Twenty-Sixth Sunday in Ordinary Time
The Book of Ezekiel provides this weekend’s first reading. Pivotal in Jewish history was the time spent by Hebrew captives, and by their descendants, in Babylon, the capital of the then-powerful Babylonian Empire. This empire had overtaken the Promised Land militarily, in the process forever ending the two Hebrew independent kingdoms. Many survivors were taken to Babylon.
Occurring in the sixth century B.C., this is called the Exile. For the Hebrew people, the Exile was a heartbreaking time. They were so far from their homeland. The Exile seemed as if it would last forever. Indeed, it lasted for four generations. Quite likely many Jews fell away from the traditional religion of their ancestors.
These people were like people in any other time. Religion seemed for many to have failed. God had failed them.
Ezekiel wrote during this time. He had to respond to the fury and despair of the people. The prophet turns the tables, confronting the people with their own sinfulness. Where is their devotion to God? How faithful have they been in being God’s people? No one realistically could have argued that there had been no sin. Who deserted whom?
The Epistle to the Philippians is the source of the second reading. Many early Christians were Jews, at least by birth. Many of these Jews, such as Paul himself, had been pious in their religious practice, well versed in Judaism. Many other early Christians were from pagan backgrounds. In many Christian communities, persons of both these traditions lived side by side.
Such was the case in Philippi. Jewish symbols and references appear in the epistle, but the city in no sense was Jewish. Jews were there, but Philippi was thoroughly pagan, an important military base in the Roman Empire, situated in what now is Greece.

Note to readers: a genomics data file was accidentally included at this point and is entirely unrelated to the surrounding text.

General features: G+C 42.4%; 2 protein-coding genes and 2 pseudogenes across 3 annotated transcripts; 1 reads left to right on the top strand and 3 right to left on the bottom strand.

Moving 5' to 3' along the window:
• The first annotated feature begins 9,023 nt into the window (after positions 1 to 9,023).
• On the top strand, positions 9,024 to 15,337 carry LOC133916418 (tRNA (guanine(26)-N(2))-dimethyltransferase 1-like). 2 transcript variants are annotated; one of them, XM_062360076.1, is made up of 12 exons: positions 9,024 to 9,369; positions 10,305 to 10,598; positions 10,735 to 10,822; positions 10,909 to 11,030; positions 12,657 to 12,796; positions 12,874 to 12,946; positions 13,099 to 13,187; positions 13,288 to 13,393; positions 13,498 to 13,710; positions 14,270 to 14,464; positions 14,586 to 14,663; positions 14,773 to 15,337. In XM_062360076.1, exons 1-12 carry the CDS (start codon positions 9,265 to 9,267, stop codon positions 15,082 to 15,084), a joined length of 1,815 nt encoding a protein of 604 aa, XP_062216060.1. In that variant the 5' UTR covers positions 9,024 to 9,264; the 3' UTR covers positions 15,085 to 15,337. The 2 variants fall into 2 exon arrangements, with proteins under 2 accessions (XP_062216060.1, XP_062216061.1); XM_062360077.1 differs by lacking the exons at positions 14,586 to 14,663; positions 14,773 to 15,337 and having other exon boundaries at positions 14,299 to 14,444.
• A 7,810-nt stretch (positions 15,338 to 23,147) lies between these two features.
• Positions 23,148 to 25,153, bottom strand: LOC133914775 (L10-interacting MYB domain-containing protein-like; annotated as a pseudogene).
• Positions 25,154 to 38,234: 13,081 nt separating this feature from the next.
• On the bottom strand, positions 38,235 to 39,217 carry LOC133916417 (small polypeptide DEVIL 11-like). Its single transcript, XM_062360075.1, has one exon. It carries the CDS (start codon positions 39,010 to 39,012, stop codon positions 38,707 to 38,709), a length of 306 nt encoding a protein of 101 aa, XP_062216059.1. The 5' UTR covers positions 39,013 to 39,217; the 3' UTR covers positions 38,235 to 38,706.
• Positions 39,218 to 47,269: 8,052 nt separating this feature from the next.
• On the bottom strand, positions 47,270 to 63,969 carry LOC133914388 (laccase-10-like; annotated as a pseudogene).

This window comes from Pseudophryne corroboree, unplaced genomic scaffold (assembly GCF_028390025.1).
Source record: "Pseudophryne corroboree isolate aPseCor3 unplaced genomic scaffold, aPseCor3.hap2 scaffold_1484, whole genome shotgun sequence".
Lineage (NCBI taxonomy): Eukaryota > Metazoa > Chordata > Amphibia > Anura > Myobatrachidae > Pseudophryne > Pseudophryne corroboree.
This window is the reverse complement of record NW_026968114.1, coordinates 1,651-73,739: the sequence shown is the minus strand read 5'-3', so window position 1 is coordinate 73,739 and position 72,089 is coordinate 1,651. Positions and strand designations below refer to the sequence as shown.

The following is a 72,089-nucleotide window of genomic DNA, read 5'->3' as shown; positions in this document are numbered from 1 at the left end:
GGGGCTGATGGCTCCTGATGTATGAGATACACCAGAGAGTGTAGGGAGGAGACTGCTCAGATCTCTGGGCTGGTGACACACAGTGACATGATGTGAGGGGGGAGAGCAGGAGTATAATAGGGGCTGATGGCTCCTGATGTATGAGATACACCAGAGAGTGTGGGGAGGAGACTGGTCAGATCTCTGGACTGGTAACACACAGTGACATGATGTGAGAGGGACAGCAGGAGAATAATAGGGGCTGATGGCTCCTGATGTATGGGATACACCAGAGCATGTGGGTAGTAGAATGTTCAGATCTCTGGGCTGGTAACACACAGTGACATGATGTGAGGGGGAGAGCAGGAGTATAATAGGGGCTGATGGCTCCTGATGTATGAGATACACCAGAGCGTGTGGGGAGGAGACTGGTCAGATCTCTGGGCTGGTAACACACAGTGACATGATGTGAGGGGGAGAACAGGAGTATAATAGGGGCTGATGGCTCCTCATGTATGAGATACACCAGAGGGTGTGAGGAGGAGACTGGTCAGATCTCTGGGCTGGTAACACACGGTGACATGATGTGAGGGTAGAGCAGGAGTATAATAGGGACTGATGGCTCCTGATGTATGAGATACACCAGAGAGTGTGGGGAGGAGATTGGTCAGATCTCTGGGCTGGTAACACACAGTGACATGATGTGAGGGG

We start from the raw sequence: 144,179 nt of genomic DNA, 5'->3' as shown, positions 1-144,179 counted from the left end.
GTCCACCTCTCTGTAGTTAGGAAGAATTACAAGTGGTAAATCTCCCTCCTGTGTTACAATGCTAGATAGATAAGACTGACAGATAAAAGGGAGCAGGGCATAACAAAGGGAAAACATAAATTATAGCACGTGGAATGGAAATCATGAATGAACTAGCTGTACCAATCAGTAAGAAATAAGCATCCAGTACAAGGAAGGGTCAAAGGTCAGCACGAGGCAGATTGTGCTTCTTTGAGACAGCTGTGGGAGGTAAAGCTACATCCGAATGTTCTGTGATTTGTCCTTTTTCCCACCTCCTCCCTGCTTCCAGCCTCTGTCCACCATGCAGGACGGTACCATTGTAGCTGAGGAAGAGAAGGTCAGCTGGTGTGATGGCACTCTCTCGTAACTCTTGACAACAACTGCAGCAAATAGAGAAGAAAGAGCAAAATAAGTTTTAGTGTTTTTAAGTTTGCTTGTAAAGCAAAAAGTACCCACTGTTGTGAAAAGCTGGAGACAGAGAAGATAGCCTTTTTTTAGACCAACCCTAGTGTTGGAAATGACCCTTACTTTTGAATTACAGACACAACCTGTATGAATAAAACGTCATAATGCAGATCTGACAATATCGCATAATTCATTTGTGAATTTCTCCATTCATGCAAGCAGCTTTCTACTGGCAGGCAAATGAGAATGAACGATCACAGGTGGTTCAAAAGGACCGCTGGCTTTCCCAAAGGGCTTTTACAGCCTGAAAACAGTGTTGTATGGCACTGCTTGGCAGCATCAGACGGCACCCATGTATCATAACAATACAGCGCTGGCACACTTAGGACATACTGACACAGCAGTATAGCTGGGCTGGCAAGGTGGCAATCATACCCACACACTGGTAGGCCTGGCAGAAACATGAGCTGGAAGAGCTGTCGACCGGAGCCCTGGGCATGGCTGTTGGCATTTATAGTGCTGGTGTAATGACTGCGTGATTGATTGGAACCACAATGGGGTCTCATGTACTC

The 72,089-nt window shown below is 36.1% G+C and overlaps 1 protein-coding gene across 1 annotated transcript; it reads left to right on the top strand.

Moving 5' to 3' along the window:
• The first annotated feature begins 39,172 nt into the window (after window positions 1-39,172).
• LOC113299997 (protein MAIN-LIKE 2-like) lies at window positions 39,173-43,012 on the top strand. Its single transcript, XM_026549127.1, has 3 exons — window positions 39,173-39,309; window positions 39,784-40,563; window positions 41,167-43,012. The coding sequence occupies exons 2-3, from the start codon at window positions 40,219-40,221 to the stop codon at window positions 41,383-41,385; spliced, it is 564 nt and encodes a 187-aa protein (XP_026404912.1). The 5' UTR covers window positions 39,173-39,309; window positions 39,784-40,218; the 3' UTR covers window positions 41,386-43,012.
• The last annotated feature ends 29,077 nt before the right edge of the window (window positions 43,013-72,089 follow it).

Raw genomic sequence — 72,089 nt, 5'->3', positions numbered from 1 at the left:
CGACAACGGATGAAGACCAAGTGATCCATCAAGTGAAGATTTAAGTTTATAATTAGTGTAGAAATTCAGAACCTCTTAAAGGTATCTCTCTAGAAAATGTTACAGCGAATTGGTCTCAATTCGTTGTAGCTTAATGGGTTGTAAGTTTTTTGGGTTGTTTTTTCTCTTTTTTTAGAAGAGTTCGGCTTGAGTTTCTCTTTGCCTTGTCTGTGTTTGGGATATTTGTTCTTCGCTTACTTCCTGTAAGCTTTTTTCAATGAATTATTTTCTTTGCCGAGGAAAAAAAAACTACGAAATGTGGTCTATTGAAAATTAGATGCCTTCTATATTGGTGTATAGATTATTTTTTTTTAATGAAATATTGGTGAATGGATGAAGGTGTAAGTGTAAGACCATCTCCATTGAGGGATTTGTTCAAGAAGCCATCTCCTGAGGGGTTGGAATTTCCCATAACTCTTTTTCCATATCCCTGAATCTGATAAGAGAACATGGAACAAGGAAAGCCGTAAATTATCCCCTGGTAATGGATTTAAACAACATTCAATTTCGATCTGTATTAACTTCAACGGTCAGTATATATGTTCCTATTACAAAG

Considering that Christians were in the minority, the epistle had to reinforce their commitment to the Lord and challenge them to withstand paganism.
This epistle magnificently proclaims Christ, the Lord, the Savior. This weekend’s reading is an example. Scholars think that this passage was actually an ancient hymn, sung by early Christians when they met for worship.
St. Matthew’s Gospel furnishes the third reading. It recalls an encounter between Jesus and the priests and elders. Since religion was a favorite topic for everyone at the time, even priests and persons learned in Judaism would have been interested in what Jesus said.
God is the father in the parable. The vineyard represents the people of Israel, God’s own, God’s chosen, borrowing a well-known image from the prophets. Scholars suggest several possibilities regarding the sons, but one suggestion is that the first son represents Israel, the other son represents gentiles and sinners.
The second son, not the heir, is true to God. Gentiles and sinners, represented by the second son, can hope for salvation. No one is beyond God’s love. Every sinner can repent.
The readings this weekend very much are in the stream of readings heard during the weekends of late summer and now early fall. The church is calling us to discipleship.
We all hear this call realizing that we are sinners. Our sin shames us, convincing us that we are strangers in God’s kingdom.
We feel overwhelmed, trapped by our weakness in a state of sin and estrangement from God. Still, we can repent. We first must recognize that our voluntary sinfulness has crippled us, maybe set us on a course toward ruin.
Then, humbly, we can turn to God. We must ask forgiveness. God will help us.
If we are as contrite as the second son in Matthew’s story, as wholehearted in our love for Jesus as is shown in the hymn in Philippians, then God will forgive us and welcome us to everlasting life.
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